It started well over a decade ago when visitors began sneaking handheld camcorders into theaters. These big clunkers were easy to spot, but as time passed the recording devices became smaller and easier to hide.
While recording a movie for strictly personal use is not illegal in UK cinemas (despite industry efforts to have the law changed), theaters continue to outlaw the use of recording devices. Most recently, Google Glass was banned, and phones and tablets need to be switched off as well.
In a code of conduct the movie industry and cinemas have agreed that employees will take immediate action when they spot someone with a recording device, but some cinema staff take these obligations way too far.
At a Cineworld cinema in Brighton Marina, UK, employees dialed the national 999 emergency number after they spotted a group of 12-year-old girls with iPhones and iPads at a showing of The Hunger Games.
The girls, accused of recording parts of the movie, were hauled outside where two police cars rushed towards the scene with flashing lights.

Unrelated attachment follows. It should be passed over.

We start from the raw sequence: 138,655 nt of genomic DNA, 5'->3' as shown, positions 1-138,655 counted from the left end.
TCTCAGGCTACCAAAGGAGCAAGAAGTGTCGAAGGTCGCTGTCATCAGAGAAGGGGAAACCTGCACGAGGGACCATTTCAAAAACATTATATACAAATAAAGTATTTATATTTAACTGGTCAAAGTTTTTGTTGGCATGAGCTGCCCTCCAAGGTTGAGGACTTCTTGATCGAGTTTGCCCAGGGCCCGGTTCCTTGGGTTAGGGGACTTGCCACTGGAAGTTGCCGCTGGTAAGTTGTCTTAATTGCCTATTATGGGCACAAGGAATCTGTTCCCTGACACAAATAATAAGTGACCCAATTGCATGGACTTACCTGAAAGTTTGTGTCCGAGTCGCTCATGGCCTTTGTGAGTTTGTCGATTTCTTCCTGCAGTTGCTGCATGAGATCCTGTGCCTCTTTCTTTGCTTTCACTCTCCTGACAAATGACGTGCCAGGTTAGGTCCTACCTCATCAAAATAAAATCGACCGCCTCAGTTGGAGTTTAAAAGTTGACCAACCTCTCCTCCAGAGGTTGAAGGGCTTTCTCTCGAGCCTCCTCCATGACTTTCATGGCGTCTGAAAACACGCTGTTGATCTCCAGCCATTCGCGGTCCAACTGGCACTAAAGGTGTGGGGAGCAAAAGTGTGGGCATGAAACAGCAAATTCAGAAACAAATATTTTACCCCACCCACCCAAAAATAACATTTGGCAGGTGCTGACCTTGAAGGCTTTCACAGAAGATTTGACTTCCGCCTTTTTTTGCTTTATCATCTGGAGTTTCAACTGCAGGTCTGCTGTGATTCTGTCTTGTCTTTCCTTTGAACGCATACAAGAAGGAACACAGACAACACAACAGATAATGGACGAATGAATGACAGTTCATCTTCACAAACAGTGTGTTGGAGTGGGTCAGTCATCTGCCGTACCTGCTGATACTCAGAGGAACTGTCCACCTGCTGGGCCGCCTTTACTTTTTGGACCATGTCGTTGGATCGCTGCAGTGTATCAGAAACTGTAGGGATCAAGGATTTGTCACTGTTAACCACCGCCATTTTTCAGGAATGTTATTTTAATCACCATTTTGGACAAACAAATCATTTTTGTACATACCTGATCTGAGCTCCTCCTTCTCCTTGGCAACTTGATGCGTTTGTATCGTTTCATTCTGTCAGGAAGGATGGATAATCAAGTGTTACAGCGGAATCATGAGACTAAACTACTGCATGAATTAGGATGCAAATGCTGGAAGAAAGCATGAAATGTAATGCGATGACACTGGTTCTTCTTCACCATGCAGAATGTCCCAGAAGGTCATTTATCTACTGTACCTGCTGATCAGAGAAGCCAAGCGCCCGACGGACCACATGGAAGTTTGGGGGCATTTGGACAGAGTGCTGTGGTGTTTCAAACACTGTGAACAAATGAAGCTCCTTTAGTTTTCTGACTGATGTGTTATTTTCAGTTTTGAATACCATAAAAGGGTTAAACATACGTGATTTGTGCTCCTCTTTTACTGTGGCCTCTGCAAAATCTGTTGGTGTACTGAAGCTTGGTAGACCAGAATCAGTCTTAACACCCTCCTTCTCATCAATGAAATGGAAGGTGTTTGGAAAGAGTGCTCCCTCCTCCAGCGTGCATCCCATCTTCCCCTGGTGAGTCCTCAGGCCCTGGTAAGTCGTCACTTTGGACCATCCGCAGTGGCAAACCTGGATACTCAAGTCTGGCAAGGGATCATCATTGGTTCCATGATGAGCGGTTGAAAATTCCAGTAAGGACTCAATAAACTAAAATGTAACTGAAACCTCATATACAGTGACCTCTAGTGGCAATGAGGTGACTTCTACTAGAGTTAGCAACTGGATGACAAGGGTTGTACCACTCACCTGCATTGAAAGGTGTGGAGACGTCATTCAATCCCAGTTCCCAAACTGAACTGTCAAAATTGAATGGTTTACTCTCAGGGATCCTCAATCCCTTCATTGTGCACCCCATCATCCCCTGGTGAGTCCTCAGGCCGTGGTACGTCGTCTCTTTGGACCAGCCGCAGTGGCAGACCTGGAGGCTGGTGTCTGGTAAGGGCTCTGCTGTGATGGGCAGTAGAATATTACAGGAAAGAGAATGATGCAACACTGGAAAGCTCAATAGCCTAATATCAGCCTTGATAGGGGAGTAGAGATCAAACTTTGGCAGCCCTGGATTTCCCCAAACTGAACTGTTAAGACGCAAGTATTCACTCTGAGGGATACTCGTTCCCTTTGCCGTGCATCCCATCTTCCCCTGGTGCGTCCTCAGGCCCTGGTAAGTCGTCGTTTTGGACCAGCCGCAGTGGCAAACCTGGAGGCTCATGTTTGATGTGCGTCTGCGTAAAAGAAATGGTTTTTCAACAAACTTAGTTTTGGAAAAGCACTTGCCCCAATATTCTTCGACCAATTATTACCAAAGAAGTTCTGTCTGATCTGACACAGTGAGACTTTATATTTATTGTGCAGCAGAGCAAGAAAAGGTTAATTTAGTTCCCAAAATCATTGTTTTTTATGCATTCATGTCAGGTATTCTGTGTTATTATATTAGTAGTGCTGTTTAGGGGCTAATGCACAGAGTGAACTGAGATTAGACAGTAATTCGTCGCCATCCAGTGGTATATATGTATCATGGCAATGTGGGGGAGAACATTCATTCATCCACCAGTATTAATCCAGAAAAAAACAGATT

Although recording movies is not a crime in the UK (as long as there’s no intent to distribute), the officers still carefully inspected the devices for ‘bootleg’ material. After their search turned up nothing the girls were allowed back in. However, the teens decided to wait outside, reportedly in tears, until their parents came to pick them up.
Louise Lawrence, the mother of one of the girls, is outraged by the treatment. Not just the false piracy accusation, but also the fact that they were left out in the cold afterwards.
“Our girls were falsely accused, had the police called on them and then just left in tears. It’s outrageous. If they have done this to our children they will do it again,” she says.
A Cineworld spokesperson stresses that they apologized to the parents for the mistake, adding that it’s common procedure to take these actions.
“While we regret that the customers felt distressed, we are confident that the correct procedures were followed. If our staff see such behavior we expect them to notify the cinema management immediately and to call the police. However, we have taken on board the concerns expressed by the parents and we are reviewing how the policy is applied to younger customers,” she adds.
While movie theater staff could indeed call the police if they suspect that a commercial pirate is in their midst, a group of 12-year-old girls with iPhones hardly falls into the category.
And calling the national emergency number certainly seems to be taking things too far.